The Destructiveness of Individualism

In one of his final sermons in office, Pope Benedict XVI spoke of the destructiveness of individualism.  Alexis de Toqueville, a French writer describing the new American experiment, said that the democratic movement would prosper unless the concept of community was replaced by individualism.  He remarked that the American experiment would be doomed to failure if individualism became a way of life.

There really is no difference between individualism and idolatry.  Individualism becomes a narcissistic inwardness  that leads me to become like Adam and Eve in their quest to be like God.   Adam and Eve’s individualism became destructive as they turned away from God to serve themselves.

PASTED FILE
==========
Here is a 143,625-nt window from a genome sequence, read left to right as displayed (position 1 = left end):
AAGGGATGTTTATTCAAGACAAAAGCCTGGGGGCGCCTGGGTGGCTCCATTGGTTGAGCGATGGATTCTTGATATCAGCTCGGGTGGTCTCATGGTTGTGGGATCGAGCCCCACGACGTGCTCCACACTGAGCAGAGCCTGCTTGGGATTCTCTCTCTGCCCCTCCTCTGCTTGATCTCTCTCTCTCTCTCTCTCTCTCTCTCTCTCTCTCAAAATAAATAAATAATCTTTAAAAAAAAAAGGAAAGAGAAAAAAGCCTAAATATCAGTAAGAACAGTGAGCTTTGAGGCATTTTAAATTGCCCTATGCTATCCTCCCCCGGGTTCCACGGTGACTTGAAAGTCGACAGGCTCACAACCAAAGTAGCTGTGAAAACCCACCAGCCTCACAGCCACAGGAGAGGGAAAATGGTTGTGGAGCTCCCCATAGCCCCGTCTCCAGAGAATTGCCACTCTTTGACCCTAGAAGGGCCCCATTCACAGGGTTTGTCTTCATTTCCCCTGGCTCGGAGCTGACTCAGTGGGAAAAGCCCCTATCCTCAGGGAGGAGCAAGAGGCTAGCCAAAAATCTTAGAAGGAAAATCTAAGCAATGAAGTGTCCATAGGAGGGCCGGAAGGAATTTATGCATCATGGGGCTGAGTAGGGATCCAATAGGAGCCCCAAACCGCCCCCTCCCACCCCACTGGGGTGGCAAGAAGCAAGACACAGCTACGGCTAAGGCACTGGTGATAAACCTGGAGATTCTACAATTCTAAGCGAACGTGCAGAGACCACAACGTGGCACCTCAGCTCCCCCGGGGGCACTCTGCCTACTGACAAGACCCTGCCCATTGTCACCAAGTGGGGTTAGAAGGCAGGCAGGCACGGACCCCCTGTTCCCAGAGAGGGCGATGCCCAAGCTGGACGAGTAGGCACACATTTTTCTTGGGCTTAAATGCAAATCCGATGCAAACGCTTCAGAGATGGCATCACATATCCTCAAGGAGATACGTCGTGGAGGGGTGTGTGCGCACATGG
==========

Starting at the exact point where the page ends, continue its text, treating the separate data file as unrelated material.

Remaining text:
Those who live in Christ dwell in the Body of Christ.  The Body of Christ is damaged by the destructiveness of walls called denominationalism.  Denominationalism in the extreme can be an institutional form idolatry.    I am learning that denominations are quite good at describing the same things with the same words but using different definitions and saying they are divided.  As I study and explore the Eucharist, I am beginning to wonder if it isn’t our language that divides rather than our actual beliefs.  I am being stretched by the dialog but I feel called to lean into what God is saying that transcends our individual views.

Individualism focuses upon what divides.  The Body of Christ is expressive of “one Lord, one faith, one Baptism” as a way of life and love.  As the Church moves toward the 500th anniversary of the German Protestant reformation (2017), Christians are called to seek that which unites in mission rather than that which divides.  

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